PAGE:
With children out of school in the summertime, kids can have much more time on their hands—from family vacations to visiting relatives to summer camps and hanging with neighborhood kids, there can be an uptick of fun, and deviation from your family’s normal routine. 

All of this extra free time in the summer means that parents often have to be even more vigilant when it comes to child safety and protection. This includes water safety, car seat safety when traveling and even stranger danger and internet safety for kids. Here are five summer safety tips to help parents keep their kids safe—without compromising on the fun. 

Check out these summer safety tips for kids from Tania Haigh, founder of the Kids Too Movement.

1. Be aware of who is around your kids

Summertime brings fun opportunities to travel, which may mean a child could be traveling on a plane solo to visit the other parent or to spend part of the summer with relatives. Being aware that predators can lurk in airports will help moms equip their kids to observe their surroundings and know what to do if they feel they’re in danger. For example, teach your kids about the international Signal for Help; that the child can approach any airport or airline personnel for help; and use his/her device to text family (ensure to have contact information pre-populated in device) to communicate an issue along with having Apple Location Sharing on for you to track your child. In addition, with regard to relatives, it’s important to know that in 90% of instances of child sexual abuse, the predator causing harm is someone the child and family knows. So it’s important for parents to teach their kids to always communicate with them immediately if anyone (stranger, friend, or relative) makes them feel uncomfortable or initiates any exploitative behavior. 

Related: Summer camp safety tips for parents

2. Keep tabs on who is around your child—both in person and online

With school out for summer break, kids can have varied routines or no routine at all. This lack of structure combined with a lot of extra free time can lead to excessive use of devices as well as more time spent online using social media sites like Instagram, Snapchat, TikTok, and Facebook or even gaming on Roblox and other gaming sites. During these activities, kids may find comfort in making connections online, the nebulous concept of “online friends.” But sometimes developing these online friendships means your children are interacting with total strangers. These “online friends” work on building trusting relationships that can lead to offline dangers, such as agreeing to meet in person. Unfortunately, there are too many unknowns about the real identities of these online avatars. So, just like it’s important to know what friends are hanging out with your children IRL, monitoring your kids’ online conversations and perhaps eliminating some of their “online friends” is also a significant key to their safety.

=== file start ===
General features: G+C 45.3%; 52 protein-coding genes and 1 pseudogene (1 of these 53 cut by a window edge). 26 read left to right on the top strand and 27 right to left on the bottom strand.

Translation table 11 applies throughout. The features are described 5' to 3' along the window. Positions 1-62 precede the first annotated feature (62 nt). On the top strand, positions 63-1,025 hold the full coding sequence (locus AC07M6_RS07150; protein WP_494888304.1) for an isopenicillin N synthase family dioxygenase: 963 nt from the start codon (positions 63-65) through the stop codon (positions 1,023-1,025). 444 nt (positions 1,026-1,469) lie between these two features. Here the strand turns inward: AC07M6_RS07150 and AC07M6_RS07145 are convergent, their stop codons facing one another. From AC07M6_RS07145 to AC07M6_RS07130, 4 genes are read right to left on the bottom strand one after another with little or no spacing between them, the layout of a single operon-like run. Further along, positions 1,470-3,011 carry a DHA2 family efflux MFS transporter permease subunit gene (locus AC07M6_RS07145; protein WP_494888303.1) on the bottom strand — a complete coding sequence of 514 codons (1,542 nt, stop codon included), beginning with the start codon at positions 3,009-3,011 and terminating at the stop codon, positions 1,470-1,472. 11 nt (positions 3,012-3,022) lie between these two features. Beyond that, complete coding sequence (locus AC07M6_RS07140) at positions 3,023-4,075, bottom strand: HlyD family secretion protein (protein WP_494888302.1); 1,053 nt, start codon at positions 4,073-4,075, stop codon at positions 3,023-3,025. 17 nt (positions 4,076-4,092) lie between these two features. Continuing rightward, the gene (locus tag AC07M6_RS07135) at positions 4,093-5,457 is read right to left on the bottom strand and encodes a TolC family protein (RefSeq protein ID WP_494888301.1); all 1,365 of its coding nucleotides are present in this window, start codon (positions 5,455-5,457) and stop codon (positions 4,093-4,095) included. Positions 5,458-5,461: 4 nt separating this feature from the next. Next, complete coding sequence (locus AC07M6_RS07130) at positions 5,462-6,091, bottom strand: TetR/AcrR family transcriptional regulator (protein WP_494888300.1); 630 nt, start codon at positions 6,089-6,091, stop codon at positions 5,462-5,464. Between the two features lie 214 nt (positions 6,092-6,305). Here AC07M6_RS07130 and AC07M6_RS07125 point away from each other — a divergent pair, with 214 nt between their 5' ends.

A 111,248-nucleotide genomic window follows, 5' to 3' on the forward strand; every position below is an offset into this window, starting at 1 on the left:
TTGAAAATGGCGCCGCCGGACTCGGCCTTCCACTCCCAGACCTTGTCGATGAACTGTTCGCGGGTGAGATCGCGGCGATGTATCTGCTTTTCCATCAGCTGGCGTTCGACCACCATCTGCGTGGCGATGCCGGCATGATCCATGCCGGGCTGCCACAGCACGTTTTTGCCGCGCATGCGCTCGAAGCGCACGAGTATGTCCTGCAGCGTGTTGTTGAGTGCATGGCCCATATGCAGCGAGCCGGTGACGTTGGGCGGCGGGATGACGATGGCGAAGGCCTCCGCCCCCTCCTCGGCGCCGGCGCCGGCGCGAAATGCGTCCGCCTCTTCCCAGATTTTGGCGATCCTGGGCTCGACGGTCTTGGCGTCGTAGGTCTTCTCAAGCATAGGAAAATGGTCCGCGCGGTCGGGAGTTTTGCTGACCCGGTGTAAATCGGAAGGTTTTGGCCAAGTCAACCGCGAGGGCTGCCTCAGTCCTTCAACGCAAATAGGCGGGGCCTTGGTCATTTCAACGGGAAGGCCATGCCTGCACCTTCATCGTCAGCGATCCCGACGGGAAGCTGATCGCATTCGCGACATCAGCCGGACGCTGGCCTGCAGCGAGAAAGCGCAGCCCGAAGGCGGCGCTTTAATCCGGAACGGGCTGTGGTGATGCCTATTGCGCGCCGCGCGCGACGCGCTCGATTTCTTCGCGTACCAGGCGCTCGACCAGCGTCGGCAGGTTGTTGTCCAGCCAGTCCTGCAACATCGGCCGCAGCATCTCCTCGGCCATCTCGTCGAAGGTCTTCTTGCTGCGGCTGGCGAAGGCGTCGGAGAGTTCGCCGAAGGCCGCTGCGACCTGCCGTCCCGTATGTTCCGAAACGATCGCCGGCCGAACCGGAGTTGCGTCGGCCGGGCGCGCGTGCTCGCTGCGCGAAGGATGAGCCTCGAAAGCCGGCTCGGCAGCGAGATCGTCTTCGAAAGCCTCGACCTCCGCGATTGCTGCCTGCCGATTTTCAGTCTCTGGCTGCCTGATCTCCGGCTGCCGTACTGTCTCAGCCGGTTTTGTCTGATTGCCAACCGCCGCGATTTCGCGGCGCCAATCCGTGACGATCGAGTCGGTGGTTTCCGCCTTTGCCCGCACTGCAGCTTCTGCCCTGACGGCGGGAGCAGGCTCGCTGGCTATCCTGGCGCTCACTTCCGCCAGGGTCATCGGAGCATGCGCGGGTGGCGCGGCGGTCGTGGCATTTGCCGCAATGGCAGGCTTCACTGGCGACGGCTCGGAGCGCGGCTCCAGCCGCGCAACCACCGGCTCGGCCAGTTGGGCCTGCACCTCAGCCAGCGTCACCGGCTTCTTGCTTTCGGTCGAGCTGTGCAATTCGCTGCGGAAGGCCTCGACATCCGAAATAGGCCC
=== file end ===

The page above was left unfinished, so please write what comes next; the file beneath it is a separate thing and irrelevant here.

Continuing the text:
Related: Baby safety tips for summer


3. Be clear about boundaries and don’t shy away from tough conversations

Summer is a great season for outings and social gatherings such as the annual family BBQ, block parties or family reunions. Your children may be exposed to lesser-known people like extended family members or neighbors. Educate and prepare your children for these social events by having a conversation with them about what to watch out for and what it might look like or feel like if an adult or older child/teen makes an inappropriate advance toward them. Also, remind them of your love and protection and that there are no secrets that need to be kept from Mom.

4. Have the “privacy” conversation

As parents, we often think of the school year as the time to get back in the swing of having key conversations with our kids, but in reality, digital safety is one conversation that should be happening year round. Many kids get access to gaming like Roblox and social media channels like TikTok when they’re far too young—long before parents can explain to their kids how important it is for them to keep certain information private. Remind your kids that maintaining privacy—which also keeps them safe—includes not revealing their real names via avatars or account names, never sharing their address or physical location, and never revealing anything about their bodies by taking, sharing, or uploading inappropriate images.

Related: 6 essential apps that will keep your tween safe online

5. Do what you can

Keeping your children safe over the summer may mean shifting the talks you have with them from questions like “how was your day at school?” to topics such as “how did it go at your dad’s?” and “who are you gaming with?” and “did anyone make you feel uncomfortable at the pool?” At the end of the day, we want all moms to know that staying involved and engaged in your kids’ lives is the key to keeping them safe.

This story is a part of The Motherly Collective contributor network where we showcase the stories, experiences and advice from brands, writers and experts who want to share their perspective with our community. We believe that there is no single story of motherhood, and that every mother’s journey is unique. By amplifying each mother’s experience and offering expert-driven content, we can support, inform and inspire each other on this incredible journey. If you’re interested in contributing to The Motherly Collective please email Collective@mother.ly.